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Canada's Finance Minister Bill Morneau speaks during question period in Ottawa on Feb. 3. Morneau met with Canada’s top private-sector economists on Feb. 12. (CHRIS WATTIE/REUTERS)
Canada's Finance Minister Bill Morneau speaks during question period in Ottawa on Feb. 3. Morneau met with Canada’s top private-sector economists on Feb. 12. (CHRIS WATTIE/REUTERS)

Economists slash growth forecasts in meeting with Morneau Add to ...

Canada’s top private-sector economists warned Finance Minister Bill Morneau about the country’s fading economy at a key prebudget consultation Friday, but there was considerable disagreement over what the new Liberal government should do about it.

At a closed-door gathering Friday in Toronto, economists representing the country’s biggest banks, as well as other financial institutions and economic policy research groups, painted a picture of dramatically reduced economic growth expectations since the government released its fiscal update in November. The average 2016 growth forecast among Canada’s big banks is just 1.2 per cent, far short of the 2-per-cent consensus private sector forecast in the November update, reflecting further erosion in the prices of oil and other key Canadian commodities.

“We’ve all taken an axe to our forecasts,” said Douglas Porter, chief economist at Bank of Montreal, one of the participants in the meeting. He said there were also growing concerns at the table that the struggles may extend well beyond 2016.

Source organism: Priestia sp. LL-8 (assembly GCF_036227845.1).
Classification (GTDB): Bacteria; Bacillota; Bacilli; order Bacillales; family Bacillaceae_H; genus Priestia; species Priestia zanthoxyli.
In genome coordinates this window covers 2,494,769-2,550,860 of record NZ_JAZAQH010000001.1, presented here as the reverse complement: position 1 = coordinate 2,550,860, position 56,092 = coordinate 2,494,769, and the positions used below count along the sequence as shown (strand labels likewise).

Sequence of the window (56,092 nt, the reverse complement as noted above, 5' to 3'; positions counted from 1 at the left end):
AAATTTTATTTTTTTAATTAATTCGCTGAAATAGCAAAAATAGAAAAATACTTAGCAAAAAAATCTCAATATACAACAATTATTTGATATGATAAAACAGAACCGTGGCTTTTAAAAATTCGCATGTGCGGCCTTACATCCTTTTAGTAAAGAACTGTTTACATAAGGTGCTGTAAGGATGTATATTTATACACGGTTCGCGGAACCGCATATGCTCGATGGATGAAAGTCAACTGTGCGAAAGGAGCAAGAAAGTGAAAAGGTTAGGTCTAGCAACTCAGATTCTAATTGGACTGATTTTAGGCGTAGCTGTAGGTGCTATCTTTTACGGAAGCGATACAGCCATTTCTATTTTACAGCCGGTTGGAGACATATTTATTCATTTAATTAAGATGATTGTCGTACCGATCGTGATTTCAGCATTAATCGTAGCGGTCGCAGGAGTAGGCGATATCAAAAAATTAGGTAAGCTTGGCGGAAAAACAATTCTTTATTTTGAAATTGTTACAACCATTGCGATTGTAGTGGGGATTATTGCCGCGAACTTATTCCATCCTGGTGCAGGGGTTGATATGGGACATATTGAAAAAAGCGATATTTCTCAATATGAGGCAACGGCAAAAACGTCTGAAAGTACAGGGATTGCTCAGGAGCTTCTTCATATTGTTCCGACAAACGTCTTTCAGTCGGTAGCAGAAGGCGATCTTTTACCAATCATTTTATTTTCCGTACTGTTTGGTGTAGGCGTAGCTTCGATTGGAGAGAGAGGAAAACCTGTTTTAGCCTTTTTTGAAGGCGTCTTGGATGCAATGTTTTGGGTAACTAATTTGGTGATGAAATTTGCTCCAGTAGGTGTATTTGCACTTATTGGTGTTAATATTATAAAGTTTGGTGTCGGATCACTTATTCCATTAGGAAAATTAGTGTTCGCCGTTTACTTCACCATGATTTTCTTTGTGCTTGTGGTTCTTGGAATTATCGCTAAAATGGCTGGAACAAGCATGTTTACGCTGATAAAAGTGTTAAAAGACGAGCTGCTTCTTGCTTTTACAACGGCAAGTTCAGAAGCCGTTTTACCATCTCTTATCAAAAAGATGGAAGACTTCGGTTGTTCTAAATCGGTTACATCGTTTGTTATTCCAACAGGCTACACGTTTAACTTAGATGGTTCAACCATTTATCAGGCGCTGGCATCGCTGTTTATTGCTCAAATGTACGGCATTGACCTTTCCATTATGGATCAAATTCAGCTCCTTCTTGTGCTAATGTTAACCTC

“We need to be a bit more cautious in the medium term [the next three to five years],” he said.

Ottawa uses the average of private-sector economic forecasts to provide independent assumptions that it uses to form its budget estimates. The prebudget meeting with the economists is a key element of the budget process. The fading forecasts imply lower government tax revenues, which should mean an even deeper deficit for the budget. The Liberals campaigned last fall on a pledge to run a deficit of no more than $10-billion in order to inject new spending, especially infrastructure investment, into the economy. But given the further economic erosion since the election, it looks like the starting point may now be a $20-billion deficit. Mr. Porter estimated that the budget would have a shortfall of about $10-billion even without the $10-billion of additional spending the Liberals promised.

“No one has an issue with running deficits,” Mr. Porter said of the economists at the meeting. However, he noted “there was big disagreement” over how much, how quickly and for how long the government should ramp up its spending to aid the economy.

Avery Shenfeld, chief economist at Canadian Imperial Bank of Commerce, urged the Finance Minister to increase spending further, saying that the federal coffers have more flexibility to provide economic stimulus than the provincial governments or the Bank of Canada, where interest rates have already been cut to historic lows. He said a deficit of $30-billion to $40-billion “would not be out of line with what is required by the economy.”

The government hasn’t yet announced the date for the budget. Earlier this week, the Reuters news service, citing unnamed sources, said Ottawa was eyeing the week of March 21.

Mr. Morneau wasn’t available for comment after the meeting. Mr. Porter said the rookie minister “mostly just listened and tried to take it all in,” although he noted that that is fairly typical of finance ministers at the information-packed gathering.

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